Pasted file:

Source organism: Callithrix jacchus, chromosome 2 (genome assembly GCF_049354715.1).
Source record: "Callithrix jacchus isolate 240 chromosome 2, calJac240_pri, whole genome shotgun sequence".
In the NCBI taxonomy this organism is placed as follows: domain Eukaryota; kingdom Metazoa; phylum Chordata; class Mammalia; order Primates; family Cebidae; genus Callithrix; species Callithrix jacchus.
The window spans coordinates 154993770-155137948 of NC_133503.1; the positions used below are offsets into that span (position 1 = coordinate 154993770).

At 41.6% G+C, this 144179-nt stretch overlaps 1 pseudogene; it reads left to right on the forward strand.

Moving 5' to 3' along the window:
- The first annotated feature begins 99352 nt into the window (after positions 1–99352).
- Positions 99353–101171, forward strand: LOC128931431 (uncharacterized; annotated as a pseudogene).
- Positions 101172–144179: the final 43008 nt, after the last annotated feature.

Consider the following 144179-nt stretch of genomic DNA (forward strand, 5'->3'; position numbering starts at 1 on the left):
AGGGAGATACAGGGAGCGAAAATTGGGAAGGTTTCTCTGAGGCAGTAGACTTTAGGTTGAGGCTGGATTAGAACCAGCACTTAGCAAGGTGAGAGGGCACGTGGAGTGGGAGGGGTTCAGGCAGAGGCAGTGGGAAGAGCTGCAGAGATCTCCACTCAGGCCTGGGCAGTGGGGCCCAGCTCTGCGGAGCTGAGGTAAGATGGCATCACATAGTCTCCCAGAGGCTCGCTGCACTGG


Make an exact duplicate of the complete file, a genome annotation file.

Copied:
Source organism: Callithrix jacchus, chromosome 2 (genome assembly GCF_049354715.1).
Source record: "Callithrix jacchus isolate 240 chromosome 2, calJac240_pri, whole genome shotgun sequence".
In the NCBI taxonomy this organism is placed as follows: domain Eukaryota; kingdom Metazoa; phylum Chordata; class Mammalia; order Primates; family Cebidae; genus Callithrix; species Callithrix jacchus.
The window spans coordinates 154993770-155137948 of NC_133503.1; the positions used below are offsets into that span (position 1 = coordinate 154993770).

At 41.6% G+C, this 144179-nt stretch overlaps 1 pseudogene; it reads left to right on the forward strand.

Moving 5' to 3' along the window:
- The first annotated feature begins 99352 nt into the window (after positions 1–99352).
- Positions 99353–101171, forward strand: LOC128931431 (uncharacterized; annotated as a pseudogene).
- Positions 101172–144179: the final 43008 nt, after the last annotated feature.

Consider the following 144179-nt stretch of genomic DNA (forward strand, 5'->3'; position numbering starts at 1 on the left):
AGGGAGATACAGGGAGCGAAAATTGGGAAGGTTTCTCTGAGGCAGTAGACTTTAGGTTGAGGCTGGATTAGAACCAGCACTTAGCAAGGTGAGAGGGCACGTGGAGTGGGAGGGGTTCAGGCAGAGGCAGTGGGAAGAGCTGCAGAGATCTCCACTCAGGCCTGGGCAGTGGGGCCCAGCTCTGCGGAGCTGAGGTAAGATGGCATCACATAGTCTCCCAGAGGCTCGCTGCACTGG